Lv 14; 4 item bonus to stealth, and +2 bonus to dexterity and charisma, but only during the night

 

Lv 16; +6 item bonus to stealth, and +2 bonus to dexterity and charisma, but only during the night

 

Lv 22; +6 item bonus to stealth, and +4 bonus to dexterity and charisma.

 

Lv 24; +8 item bonus to stealth and +4 bonus to dexterity and charisma.

 

Sir Stuffington Von Cotton Level 4+

Special Soldier/Minion

Small Natural Humanoid (living construct)

Initiative +6 (Will delay to match current owner)

Senses Perception +10, Darkvision

HP 1; a missed attack never damages a minion.

AC 24 Fortitude 17 Reflex 18 Will 18

Speed 5

Alarming Bash (Standard; at-will) *Weapon This special steel mace is hollowed out and has 6 ball bells inside the hollowed out portion that produces a jingling sound when swung.

Rejuvenation (encounter): At the cost of a potion of healing, Sir Stuffington can be revived. Otherwise, Sir Stuffington comes back to life during a short or extended rest.

Automated Sentry (already factored in)+2 con and +2 str,+1 will, +8/12/16 endurance, +7/11/15 to Perception

Unsleeping Watcher: Sir Stuffington does not sleep, and so long as he is attuned to you, he will keep watch over you when you sleep, and sound the alarm when perceived danger approaches.

 

Str 20 (+5) Con 18 (+4) Dex 14 (+2) Int 10 (+0) Wis 12 (+1) Cha 18 (+4)

Alignment - Languages none

Equipment Steel Plates (Plate armor+ 8 AC already factored in), Ironwood Heater Shield (Light shield+1 AC, already factored in), Alarm Mace (d8)

 

AC=22+ 1/2/3 + ½ level

NADs=17+ 1/2/3 + ½ level

Attack vs AC= 9+/11+/13 +½ level

Damage = d8+6/9/12

 

Levels up between 1-30 like player characters do, but he doesn't use XP to level up. He "levels up" by disenchanting him, and re-enchanting him with a stronger enchantment. Because of his special construction, Sir Stuffington may only be enchanted by the arcane blacksmiths of Puerto de la Madera Hierro. Refer to PHB pg 223 to determine how much it's going to cost to enchant Sir Stuffington.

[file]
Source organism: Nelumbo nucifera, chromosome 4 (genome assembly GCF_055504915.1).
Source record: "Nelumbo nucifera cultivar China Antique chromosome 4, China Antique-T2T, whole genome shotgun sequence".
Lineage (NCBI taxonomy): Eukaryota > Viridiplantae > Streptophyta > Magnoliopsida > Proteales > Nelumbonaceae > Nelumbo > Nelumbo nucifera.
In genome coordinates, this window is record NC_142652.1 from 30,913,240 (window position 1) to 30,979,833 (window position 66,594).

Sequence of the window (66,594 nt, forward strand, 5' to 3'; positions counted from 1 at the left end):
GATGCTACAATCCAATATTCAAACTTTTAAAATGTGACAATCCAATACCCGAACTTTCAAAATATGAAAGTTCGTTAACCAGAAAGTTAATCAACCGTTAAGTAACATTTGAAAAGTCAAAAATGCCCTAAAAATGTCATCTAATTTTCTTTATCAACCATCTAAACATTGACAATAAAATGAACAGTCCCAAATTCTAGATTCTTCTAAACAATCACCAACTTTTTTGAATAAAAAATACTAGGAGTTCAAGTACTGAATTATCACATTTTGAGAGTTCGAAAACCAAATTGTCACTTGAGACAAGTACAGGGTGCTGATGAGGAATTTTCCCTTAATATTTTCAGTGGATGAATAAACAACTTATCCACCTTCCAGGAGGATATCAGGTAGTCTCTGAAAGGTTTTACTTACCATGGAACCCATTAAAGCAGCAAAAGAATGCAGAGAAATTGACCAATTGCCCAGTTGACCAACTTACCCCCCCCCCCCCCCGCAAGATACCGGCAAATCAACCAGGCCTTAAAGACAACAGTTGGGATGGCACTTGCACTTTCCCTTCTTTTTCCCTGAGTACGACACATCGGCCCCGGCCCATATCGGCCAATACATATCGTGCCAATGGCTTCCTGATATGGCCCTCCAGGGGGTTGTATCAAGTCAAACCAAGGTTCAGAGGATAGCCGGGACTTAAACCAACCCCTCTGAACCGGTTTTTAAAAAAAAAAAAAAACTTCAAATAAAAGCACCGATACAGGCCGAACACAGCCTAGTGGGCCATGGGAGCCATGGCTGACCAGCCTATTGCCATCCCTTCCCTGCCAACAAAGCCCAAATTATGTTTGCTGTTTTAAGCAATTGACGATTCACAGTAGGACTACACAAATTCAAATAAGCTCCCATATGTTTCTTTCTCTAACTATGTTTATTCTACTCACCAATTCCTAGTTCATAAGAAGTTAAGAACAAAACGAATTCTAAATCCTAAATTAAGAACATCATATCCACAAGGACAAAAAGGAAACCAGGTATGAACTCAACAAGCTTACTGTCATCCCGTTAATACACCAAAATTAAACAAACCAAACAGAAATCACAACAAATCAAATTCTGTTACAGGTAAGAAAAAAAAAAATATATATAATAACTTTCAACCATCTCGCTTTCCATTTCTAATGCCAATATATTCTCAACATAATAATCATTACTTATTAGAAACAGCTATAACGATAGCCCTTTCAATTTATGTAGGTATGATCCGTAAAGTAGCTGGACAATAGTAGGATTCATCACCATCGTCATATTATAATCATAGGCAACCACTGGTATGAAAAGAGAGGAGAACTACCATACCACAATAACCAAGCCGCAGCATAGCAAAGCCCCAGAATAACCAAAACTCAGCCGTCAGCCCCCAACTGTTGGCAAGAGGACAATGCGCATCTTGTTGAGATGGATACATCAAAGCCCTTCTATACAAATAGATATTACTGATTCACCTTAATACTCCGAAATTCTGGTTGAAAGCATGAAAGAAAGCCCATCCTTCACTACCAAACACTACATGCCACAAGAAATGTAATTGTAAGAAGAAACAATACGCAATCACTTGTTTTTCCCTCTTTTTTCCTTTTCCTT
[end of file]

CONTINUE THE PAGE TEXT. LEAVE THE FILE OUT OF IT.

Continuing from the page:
Sir Stuffington is a living construct created by Ferdinand XIV. Originally designed to keep watch over his future children, and to fight and die for them if need be. This was an experimental piece, and he claims to have since mastered the art of animation, making this model obsolete. But not useless. Sir Stuffington is considered discarded, and enters a state of inactivity if he hasn’t been hugged for more than a week. Once discarded, he can be attuned to a new master by being hugged. Alternatively, the master of Sir Stuffington can discard him at will as a free action, or designate a new master at will as a free action.

 

Once attuned, Sir Stuffington will automatically follow his master around, and take his orders, on his own turn. He will defend his master at all costs.